Four months. This is how long Big Media conglomerates have been using a legal loophole to abuse, confuse, and threaten Canadian downloaders with misleading letters.

And the letters have been outrageous. Media giants have sent letters to the wrong people, threatened to sue some folks for $150,000 (BTW, this isn’t even possible under Canadian law), and said they would kick Internet users offline (also not possible, FYI).

Now, this loophole is pretty easy to fix. But Industry Minister Moore, the MP in charge, hasn’t done so – even though he’s admitted the abuse is a problem.

So today, we’re (Read more…) National Post: Artists and Internet users will foot the bill for James Moore’s 20-year extension of copyright terms.

Shrinking the public domain will ultimately hurt artists and internet users

Article by Ishmael N. Daro for the National Post

Tucked away inside the 500-page budget unveiled in Ottawa Tuesday was a single sentence that is already raising alarm over how it will affect the way Canadians create and consume media. 

In a section about “celebrating our heritage,” the budget vows to update the Copyright Act “to protect sound recordings and performances for an additional 20 years,” raising the copyright term for musical works from 50 to 70 years and potentially signalling further restrictions on works of art yet (Read more…) As government announces costly new copyright terms, leading experts send letter to Industry Minister urging him to fix existing loopholes that are exposing Canadians to threats and abuse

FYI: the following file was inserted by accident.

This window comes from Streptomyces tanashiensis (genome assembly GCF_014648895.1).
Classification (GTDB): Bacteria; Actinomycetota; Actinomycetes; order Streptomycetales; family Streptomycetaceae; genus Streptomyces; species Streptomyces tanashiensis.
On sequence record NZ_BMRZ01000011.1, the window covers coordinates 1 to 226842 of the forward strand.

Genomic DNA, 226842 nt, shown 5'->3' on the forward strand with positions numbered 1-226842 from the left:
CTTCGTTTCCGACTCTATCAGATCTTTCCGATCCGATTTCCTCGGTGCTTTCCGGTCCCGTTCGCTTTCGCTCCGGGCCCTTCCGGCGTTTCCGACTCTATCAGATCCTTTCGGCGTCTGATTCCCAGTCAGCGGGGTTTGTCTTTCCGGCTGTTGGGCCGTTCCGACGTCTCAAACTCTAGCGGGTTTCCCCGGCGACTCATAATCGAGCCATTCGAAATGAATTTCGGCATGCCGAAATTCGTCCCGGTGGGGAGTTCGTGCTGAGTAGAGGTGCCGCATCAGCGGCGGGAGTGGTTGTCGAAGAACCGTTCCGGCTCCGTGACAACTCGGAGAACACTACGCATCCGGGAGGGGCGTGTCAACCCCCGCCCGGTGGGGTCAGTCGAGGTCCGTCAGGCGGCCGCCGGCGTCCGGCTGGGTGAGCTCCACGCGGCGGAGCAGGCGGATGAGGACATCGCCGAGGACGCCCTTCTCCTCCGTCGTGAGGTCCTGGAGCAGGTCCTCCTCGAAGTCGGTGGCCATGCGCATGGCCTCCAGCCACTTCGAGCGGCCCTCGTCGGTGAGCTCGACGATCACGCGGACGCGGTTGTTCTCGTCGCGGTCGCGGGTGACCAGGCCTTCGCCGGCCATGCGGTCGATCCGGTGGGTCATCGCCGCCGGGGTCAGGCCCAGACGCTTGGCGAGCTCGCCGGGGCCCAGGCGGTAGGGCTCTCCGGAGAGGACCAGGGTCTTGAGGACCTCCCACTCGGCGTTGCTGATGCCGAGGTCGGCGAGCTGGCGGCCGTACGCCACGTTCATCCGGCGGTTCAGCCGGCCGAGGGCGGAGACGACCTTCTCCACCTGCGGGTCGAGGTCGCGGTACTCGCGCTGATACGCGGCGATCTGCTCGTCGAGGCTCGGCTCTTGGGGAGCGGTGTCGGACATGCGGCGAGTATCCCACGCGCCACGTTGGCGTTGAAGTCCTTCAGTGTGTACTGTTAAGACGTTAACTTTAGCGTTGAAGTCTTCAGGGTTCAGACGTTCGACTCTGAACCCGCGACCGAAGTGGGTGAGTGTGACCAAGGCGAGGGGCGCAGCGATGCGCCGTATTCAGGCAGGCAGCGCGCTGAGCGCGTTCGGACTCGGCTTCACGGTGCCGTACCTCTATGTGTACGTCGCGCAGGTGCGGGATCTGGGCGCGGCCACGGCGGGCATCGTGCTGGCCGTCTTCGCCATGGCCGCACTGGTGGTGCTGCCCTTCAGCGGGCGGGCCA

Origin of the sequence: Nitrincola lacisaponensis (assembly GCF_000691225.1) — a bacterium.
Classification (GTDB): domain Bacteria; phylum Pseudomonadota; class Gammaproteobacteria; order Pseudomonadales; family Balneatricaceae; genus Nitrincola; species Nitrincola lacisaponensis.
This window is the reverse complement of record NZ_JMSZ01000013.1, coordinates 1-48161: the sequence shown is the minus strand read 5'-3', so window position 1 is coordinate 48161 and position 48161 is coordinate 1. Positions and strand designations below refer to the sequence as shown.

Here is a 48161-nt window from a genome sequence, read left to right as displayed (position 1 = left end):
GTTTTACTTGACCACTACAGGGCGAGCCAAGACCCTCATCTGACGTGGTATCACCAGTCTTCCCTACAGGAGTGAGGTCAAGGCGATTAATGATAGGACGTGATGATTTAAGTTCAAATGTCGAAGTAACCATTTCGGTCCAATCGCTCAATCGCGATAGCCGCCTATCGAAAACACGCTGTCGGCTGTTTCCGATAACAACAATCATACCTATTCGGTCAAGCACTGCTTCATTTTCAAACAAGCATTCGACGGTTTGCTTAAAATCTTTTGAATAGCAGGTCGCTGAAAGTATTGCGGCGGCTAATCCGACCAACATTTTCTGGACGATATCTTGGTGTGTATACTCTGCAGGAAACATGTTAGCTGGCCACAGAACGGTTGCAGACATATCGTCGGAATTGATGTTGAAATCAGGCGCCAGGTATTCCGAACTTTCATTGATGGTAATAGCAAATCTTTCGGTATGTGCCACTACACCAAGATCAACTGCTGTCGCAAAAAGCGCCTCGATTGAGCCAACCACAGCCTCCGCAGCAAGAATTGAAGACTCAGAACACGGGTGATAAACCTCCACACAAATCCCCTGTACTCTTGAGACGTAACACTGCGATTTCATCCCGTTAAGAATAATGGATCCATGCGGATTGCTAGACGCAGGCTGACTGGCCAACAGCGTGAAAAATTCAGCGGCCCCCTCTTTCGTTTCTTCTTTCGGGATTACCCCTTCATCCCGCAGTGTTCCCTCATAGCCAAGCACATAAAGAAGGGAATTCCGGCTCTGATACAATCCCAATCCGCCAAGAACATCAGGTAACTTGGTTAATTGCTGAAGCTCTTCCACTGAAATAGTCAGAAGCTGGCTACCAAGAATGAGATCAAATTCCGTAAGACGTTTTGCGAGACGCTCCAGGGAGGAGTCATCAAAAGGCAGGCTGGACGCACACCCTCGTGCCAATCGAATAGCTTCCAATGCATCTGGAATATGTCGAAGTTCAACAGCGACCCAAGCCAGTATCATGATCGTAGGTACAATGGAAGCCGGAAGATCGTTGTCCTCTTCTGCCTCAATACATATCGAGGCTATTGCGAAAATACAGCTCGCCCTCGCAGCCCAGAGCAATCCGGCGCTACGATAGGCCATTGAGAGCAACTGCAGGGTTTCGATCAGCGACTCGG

For months, foreign media giants have abused Canada’s copyright system by threatening Canadians with penalties that are impossible under Canadian law, in order to intimidate them into paying extortionate charges

April 23, 2015 – Leading Canadian copyright experts and organizations are urging Industry Minister James Moore to fix dangerous loopholes in Canada’s copyright rules. In a joint letter to Minister Moore, 17 organizations and experts set out in detail what needs to be done to safeguard Canadians from media giants trying to abuse the system. The letter comes just days after the government quietly announced in Tuesday’s budget (Read more…) CSE is using Canadian metadata to follow us, and wants to keep it a secret